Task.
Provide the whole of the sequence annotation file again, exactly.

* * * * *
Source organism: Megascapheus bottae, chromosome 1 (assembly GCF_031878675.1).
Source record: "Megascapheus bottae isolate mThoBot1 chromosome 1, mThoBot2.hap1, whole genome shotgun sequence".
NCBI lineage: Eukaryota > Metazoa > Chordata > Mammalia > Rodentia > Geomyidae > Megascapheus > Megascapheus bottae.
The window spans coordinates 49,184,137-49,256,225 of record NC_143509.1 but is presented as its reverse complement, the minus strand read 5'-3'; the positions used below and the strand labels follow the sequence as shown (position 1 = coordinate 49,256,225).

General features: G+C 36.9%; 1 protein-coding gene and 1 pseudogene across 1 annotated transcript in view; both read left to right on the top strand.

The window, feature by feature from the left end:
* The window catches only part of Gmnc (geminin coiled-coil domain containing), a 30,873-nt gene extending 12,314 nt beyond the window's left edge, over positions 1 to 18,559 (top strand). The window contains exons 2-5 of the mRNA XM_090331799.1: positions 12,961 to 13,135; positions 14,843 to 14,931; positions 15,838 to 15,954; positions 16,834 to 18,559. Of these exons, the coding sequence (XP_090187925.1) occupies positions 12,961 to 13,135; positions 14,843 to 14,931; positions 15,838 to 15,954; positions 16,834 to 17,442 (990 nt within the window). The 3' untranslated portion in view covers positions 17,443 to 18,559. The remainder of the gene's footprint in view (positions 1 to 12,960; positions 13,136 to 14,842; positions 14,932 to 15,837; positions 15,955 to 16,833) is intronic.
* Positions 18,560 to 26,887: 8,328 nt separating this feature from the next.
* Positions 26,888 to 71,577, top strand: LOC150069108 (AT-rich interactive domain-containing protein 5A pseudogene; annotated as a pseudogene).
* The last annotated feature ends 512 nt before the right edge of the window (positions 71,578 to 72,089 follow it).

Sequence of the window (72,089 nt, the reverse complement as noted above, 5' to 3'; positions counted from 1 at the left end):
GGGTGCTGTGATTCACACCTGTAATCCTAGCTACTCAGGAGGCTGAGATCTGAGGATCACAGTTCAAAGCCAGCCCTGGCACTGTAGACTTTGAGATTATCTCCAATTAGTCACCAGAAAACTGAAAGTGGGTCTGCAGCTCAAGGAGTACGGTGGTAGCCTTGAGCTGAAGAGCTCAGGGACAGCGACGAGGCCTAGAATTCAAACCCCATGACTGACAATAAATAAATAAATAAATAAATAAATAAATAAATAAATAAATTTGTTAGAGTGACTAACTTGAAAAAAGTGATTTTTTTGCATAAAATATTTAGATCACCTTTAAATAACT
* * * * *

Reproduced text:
Source organism: Megascapheus bottae, chromosome 1 (assembly GCF_031878675.1).
Source record: "Megascapheus bottae isolate mThoBot1 chromosome 1, mThoBot2.hap1, whole genome shotgun sequence".
NCBI lineage: Eukaryota > Metazoa > Chordata > Mammalia > Rodentia > Geomyidae > Megascapheus > Megascapheus bottae.
The window spans coordinates 49,184,137-49,256,225 of record NC_143509.1 but is presented as its reverse complement, the minus strand read 5'-3'; the positions used below and the strand labels follow the sequence as shown (position 1 = coordinate 49,256,225).

General features: G+C 36.9%; 1 protein-coding gene and 1 pseudogene across 1 annotated transcript in view; both read left to right on the top strand.

The window, feature by feature from the left end:
* The window catches only part of Gmnc (geminin coiled-coil domain containing), a 30,873-nt gene extending 12,314 nt beyond the window's left edge, over positions 1 to 18,559 (top strand). The window contains exons 2-5 of the mRNA XM_090331799.1: positions 12,961 to 13,135; positions 14,843 to 14,931; positions 15,838 to 15,954; positions 16,834 to 18,559. Of these exons, the coding sequence (XP_090187925.1) occupies positions 12,961 to 13,135; positions 14,843 to 14,931; positions 15,838 to 15,954; positions 16,834 to 17,442 (990 nt within the window). The 3' untranslated portion in view covers positions 17,443 to 18,559. The remainder of the gene's footprint in view (positions 1 to 12,960; positions 13,136 to 14,842; positions 14,932 to 15,837; positions 15,955 to 16,833) is intronic.
* Positions 18,560 to 26,887: 8,328 nt separating this feature from the next.
* Positions 26,888 to 71,577, top strand: LOC150069108 (AT-rich interactive domain-containing protein 5A pseudogene; annotated as a pseudogene).
* The last annotated feature ends 512 nt before the right edge of the window (positions 71,578 to 72,089 follow it).

Sequence of the window (72,089 nt, the reverse complement as noted above, 5' to 3'; positions counted from 1 at the left end):
GGGTGCTGTGATTCACACCTGTAATCCTAGCTACTCAGGAGGCTGAGATCTGAGGATCACAGTTCAAAGCCAGCCCTGGCACTGTAGACTTTGAGATTATCTCCAATTAGTCACCAGAAAACTGAAAGTGGGTCTGCAGCTCAAGGAGTACGGTGGTAGCCTTGAGCTGAAGAGCTCAGGGACAGCGACGAGGCCTAGAATTCAAACCCCATGACTGACAATAAATAAATAAATAAATAAATAAATAAATAAATAAATAAATTTGTTAGAGTGACTAACTTGAAAAAAGTGATTTTTTTGCATAAAATATTTAGATCACCTTTAAATAACT